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Shale oil boom helps local banks

offshore drilling rig with moon behind it

The fracking revolution is having a ripple effect throughout the U.S. economy. That applies to both the natural gas boom in states like Ohio and the oil gas boom in North Dakota. BusinessWeek notes the impact the oil boom is having on local banks.

In his office on the second floor of a glass-encased building on North Main Street in Watford City, N.D., Stephen Stenehjem rolls out a map of a proposed multimillion-dollar residential development and shakes his head in disbelief. “My dad would have been very pleased,” says Stenehjem, a third-generation banker and the chief executive officer of First International Bank & Trust. “For 25 years, our focus as a community bank was to help keep our small town alive. So it has been really fun to see this oil come back.”

Once a depressed town of 1,700 in what was America’s least-visited state, Watford City and its neighbors are at the center of North Dakota’s oil and gas boom. While about 470 banks across the U.S. have folded in the past five years, those serving America’s new fracking economy have seen explosive growth. Oilfield workers carrying paychecks, investors looking to build, and farmers enjoying mineral-rights payments are pouring money into banks. First International, with $1.3 billion in assets and 21 branches in North Dakota, Arizona, and Minnesota, hired 65 employees over the past year, including lenders, trust officers, and insurance agents, and plans to add 30 more this year. “It’s fun to be a banker in North Dakota,” Stenehjem says. “Even six or seven years ago, if there was a new pole barn going up in the county, I knew about it. Now I can’t keep track of everything.”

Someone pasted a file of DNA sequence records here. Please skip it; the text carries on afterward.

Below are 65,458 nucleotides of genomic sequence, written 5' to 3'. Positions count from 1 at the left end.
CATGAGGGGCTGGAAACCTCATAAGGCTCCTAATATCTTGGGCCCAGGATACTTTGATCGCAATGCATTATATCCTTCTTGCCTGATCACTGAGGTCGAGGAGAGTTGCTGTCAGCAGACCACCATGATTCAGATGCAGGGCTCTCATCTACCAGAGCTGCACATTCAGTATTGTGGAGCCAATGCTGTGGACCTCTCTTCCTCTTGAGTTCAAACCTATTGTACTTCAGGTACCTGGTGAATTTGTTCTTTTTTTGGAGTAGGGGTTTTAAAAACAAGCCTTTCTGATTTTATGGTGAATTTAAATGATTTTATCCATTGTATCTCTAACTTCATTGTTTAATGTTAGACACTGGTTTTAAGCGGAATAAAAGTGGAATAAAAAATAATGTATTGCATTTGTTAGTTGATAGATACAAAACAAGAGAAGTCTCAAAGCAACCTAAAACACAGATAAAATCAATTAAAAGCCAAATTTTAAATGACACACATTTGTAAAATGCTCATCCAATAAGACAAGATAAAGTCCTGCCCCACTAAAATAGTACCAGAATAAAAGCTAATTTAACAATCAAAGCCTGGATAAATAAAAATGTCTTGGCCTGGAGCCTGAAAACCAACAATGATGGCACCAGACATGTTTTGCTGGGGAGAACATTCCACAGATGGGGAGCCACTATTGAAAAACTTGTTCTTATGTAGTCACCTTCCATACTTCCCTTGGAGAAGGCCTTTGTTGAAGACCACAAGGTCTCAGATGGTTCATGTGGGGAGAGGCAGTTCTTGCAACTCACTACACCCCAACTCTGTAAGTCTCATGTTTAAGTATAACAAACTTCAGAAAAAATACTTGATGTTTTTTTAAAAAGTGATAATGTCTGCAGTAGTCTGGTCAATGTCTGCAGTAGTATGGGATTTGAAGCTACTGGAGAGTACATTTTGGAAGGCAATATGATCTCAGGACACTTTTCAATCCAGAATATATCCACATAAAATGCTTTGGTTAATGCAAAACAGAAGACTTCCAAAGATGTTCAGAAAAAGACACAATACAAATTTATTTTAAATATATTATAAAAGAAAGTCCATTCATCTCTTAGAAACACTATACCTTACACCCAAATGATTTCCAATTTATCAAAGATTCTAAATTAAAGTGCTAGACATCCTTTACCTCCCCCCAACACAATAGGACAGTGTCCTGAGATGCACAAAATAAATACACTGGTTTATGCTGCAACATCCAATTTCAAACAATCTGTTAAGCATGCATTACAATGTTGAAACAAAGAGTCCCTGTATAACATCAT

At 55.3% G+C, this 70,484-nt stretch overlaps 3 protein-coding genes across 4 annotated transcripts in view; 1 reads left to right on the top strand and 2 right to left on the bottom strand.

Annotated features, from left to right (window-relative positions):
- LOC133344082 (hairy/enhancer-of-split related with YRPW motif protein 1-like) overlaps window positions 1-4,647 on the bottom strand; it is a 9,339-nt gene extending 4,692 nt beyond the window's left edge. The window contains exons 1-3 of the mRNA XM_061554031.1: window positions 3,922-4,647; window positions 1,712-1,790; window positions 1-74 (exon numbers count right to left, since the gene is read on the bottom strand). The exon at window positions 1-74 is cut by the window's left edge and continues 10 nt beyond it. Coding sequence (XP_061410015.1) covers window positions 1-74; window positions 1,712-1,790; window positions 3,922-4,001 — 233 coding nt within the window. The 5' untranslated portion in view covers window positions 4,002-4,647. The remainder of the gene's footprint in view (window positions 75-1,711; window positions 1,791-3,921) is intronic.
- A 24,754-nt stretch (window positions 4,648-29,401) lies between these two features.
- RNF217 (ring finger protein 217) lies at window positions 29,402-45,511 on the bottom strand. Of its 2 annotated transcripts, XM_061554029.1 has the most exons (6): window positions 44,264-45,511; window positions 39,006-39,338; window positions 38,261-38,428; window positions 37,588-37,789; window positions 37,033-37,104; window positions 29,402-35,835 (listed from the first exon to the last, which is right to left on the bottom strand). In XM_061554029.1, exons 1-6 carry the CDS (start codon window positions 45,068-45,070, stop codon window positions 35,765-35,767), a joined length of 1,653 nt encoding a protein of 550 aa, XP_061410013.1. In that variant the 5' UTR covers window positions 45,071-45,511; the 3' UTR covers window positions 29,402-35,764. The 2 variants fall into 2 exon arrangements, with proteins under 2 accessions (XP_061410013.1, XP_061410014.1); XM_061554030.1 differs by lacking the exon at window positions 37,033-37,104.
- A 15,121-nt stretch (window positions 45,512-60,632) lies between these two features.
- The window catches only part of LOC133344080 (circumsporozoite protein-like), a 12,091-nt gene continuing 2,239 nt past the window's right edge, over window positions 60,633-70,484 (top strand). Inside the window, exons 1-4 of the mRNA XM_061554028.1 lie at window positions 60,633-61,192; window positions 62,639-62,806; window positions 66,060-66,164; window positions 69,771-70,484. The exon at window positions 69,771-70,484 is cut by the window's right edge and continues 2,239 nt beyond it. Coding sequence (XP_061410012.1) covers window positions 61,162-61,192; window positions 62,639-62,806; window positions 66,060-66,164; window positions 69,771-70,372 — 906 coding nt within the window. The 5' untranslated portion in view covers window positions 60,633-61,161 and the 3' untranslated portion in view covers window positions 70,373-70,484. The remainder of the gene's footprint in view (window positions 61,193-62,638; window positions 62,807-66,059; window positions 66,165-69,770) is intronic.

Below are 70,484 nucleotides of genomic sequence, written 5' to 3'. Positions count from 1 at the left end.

The implications for the U.S. economy are staggering. It’s great to hear good news and we’ll be following this story.

  

Growth of frack water treatment

With the fracking boom, we’re seeing an explosion of related industries as well. One issue relating to hydraulic fracking has to do with the massive amounts of water used in the process. The water gets contaminated, and then it has to be dealt with. This is even bigger than the problem of potential ground water contamination.

Start-ups, venture capitalists and large companies, including Veolia and Siemens, see riches in water cleanup and are developing and testing various technologies. They are also working in other areas besides shale gas, including Canada’s oil sands and the use of water to pressure oil out of wells.

One of these companies is Ecosphere Technologies of Stuart, Florida, which uses ozone as a disinfectant to clean water in a process called advanced oxidation. The treatment, which does not use chemicals, can both eliminate the chemicals typically used for bacteria control and scale inhibition during fracking and recycle 100 percent of the water, according to Charles Vinick, the company’s chief executive.

Ecosphere says it has cleaned more than two billion gallons of water and eliminated the need for more than 1.7 million gallons of chemicals at approximately 600 oil and natural gas wells in U.S. shale fields since 2008.

The developments are very encouraging, both from an economic point of view and an environmental point of view, and this should help the overall fracking business which has been an economic boom for the US.

  

Eastern Ohio next boom area for shale

Extracting oil and gas from shale will be a booming industry across parts of the United States for years to come, and it will also be controversial, as the hydraulic fracturing (fracking) method used to extract the oil and gas is very controversial.

This has been a big issue in Pennsylvania, and not it’s moving to Eastern Ohio.

The boom in gas wells that turned Pittsburgh into “the new Houston,” made rich men out of poor farmers and spawned an environmental backlash has reached Ohio.